Magnitude 1.3 - 14 miles NW of Anchorage

November 17, 2022 15:32:03 AKST (November 18, 2022 00:32:03 UTC)
61.3151°N 150.2574°W    Depth 25.9 miles (41 km)





Tectonic Setting of Southern Alaska

Earthquakes in Southern Alaska are produced by a number of different tectonic features. (1) The strongest earthquakes in Southern Alaska are generated by the megathrust fault that marks the contact zone between the subducting Pacific and overriding North American plates. The 1964 M9.2 Great Alaska Earthquake, which is still the second largest earthquake ever recorded worldwide, began under Prince William Sound. (2) Intermediate depth seismicity (below 20 miles) occurs in the so-called Benioff Zone, where the subducting Pacific Plate descends towards the mantle beneath the North American Plate. This zone extends along Aleutian Arc, Alaska Peninsula and Cook Inlet and terminates beneath the northern foothills of the Alaska Range. In southern and central Alaska, this seismicity abates at a depth of approximately 140 miles, reflecting the down-dip extension of the Pacific Plate. Historically, magnitude 6+ earthquakes of this type have been recorded beneath Cook Inlet. (3) Crustal seismicity in this region can be attributed to three major sources: the faults and folds of the Cook Inlet basin, the Castle Mountain Fault, and the wide band of diffuse seismicity extending from northern Cook Inlet to the Denali Fault. Mapped geological structures in upper Cook Inlet are capable of generating strong earthquakes. The April 1933 M6.9 earthquake, which caused considerable damage in Anchorage, appears to have occurred on such a structure. The Castle Mountain Fault, which passes 25 miles north of Anchorage, exhibits geological evidence of Holocene offsets and generated the M5.6 1984 Sutton earthquake. The diffuse zone of seismicity between Cook Inlet and the Denali Fault may mark a deformation zone between the Bering microplate to the west and the southern Alaska block to the east. This broad zone of seismicity includes a series of predominantly thrust faults, and a 1943 M7.0 earthquake may have originated in this band.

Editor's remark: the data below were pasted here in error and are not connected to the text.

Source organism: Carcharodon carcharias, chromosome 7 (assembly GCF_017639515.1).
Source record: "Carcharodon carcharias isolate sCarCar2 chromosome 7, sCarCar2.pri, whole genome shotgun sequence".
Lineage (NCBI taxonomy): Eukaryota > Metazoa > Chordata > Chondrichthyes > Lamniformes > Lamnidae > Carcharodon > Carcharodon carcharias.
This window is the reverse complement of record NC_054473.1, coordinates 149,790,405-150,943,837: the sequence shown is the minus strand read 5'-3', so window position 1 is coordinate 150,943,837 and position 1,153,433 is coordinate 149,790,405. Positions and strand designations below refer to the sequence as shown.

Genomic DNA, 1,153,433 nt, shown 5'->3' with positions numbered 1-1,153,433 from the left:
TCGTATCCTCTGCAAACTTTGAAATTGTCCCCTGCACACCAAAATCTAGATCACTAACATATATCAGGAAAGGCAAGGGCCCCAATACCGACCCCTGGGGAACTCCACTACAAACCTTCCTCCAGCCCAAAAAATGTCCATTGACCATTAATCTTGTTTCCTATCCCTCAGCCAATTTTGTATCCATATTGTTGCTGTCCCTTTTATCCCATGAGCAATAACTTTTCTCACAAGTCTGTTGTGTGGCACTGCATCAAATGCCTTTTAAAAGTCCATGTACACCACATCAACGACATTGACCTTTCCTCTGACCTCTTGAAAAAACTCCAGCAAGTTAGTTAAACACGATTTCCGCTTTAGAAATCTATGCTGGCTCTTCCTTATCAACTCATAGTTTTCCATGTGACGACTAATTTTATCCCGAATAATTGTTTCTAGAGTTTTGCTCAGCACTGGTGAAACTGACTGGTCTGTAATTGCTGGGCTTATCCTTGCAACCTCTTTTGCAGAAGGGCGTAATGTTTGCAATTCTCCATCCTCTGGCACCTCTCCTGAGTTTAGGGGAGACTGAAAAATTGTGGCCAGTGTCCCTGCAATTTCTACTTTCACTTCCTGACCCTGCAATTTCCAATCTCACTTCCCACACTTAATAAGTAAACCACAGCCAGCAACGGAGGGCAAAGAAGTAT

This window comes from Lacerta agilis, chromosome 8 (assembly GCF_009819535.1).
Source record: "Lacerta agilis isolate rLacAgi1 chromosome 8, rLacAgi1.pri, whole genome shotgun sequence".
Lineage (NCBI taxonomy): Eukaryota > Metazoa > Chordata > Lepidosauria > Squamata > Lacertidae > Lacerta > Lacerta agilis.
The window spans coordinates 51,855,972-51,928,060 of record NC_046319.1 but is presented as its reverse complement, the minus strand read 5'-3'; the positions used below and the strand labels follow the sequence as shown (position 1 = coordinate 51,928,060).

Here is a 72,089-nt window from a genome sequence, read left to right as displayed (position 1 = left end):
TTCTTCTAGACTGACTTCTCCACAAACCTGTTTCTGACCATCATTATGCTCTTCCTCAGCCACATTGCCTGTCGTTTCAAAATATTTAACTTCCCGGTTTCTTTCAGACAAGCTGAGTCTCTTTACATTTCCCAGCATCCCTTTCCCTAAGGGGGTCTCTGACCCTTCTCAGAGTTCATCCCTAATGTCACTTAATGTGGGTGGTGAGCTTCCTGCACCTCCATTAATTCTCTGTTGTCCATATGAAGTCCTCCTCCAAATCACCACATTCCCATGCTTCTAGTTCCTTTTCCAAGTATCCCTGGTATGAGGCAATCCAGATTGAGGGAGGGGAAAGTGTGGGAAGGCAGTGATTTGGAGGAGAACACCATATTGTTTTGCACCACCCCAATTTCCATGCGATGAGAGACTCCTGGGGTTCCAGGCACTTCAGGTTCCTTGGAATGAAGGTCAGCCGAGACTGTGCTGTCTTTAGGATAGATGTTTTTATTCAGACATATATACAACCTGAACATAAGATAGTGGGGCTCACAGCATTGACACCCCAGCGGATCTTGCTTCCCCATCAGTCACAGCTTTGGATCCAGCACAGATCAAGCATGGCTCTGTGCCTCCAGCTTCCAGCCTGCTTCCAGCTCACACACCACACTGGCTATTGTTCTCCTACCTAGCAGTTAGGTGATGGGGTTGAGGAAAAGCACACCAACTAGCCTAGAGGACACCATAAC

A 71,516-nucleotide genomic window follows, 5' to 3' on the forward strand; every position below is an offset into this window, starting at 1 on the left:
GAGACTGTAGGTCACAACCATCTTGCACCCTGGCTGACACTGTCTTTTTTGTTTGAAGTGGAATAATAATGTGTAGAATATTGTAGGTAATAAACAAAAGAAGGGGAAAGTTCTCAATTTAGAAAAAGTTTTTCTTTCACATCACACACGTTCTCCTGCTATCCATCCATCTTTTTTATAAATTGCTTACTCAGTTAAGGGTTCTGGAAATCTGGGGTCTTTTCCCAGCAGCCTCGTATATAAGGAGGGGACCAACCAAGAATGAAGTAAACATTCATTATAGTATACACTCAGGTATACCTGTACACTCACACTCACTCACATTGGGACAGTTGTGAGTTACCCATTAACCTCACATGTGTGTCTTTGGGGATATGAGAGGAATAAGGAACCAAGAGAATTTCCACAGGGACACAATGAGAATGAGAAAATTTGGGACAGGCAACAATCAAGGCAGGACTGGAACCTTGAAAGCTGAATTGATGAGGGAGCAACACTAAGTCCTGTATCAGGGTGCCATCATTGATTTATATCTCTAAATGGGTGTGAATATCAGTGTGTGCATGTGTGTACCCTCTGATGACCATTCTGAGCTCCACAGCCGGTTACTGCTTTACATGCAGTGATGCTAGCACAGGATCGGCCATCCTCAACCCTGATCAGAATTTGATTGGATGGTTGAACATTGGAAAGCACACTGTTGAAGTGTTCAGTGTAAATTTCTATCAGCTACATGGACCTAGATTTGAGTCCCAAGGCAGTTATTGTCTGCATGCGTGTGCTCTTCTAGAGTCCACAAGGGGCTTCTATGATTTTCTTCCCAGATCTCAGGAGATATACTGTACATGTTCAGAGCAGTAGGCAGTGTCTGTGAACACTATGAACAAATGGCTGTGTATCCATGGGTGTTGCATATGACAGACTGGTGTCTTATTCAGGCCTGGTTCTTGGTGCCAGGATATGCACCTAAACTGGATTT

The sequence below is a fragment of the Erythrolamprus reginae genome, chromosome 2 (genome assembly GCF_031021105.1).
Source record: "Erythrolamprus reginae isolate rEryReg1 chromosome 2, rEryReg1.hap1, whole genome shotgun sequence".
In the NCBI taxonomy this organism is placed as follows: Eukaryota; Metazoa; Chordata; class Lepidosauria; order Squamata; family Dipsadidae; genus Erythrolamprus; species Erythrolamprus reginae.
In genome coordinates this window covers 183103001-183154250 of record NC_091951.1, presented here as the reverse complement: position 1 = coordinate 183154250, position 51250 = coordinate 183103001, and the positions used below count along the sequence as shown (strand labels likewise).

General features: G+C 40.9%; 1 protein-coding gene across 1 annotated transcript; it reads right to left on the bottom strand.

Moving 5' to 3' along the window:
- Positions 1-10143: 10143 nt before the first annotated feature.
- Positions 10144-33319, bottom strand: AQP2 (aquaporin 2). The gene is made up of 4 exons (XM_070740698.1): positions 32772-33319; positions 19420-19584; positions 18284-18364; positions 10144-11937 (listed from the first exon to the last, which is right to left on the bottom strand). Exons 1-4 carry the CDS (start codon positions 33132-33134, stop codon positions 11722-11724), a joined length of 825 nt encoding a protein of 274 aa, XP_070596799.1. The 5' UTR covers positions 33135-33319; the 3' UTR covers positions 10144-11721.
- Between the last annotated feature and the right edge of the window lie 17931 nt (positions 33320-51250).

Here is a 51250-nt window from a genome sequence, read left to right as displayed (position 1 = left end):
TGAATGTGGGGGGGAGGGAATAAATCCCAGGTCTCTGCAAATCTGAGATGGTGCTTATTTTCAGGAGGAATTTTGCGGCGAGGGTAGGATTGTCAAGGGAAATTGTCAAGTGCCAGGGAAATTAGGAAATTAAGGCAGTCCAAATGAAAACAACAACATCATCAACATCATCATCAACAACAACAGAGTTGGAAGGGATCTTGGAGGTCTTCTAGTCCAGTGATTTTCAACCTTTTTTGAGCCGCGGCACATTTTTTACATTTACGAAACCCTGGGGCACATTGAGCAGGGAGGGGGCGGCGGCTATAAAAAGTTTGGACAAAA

Contributed by:
1Alaska Earthquake Center
2USGS National Earthquake Information Center
Learn more about magnitude types here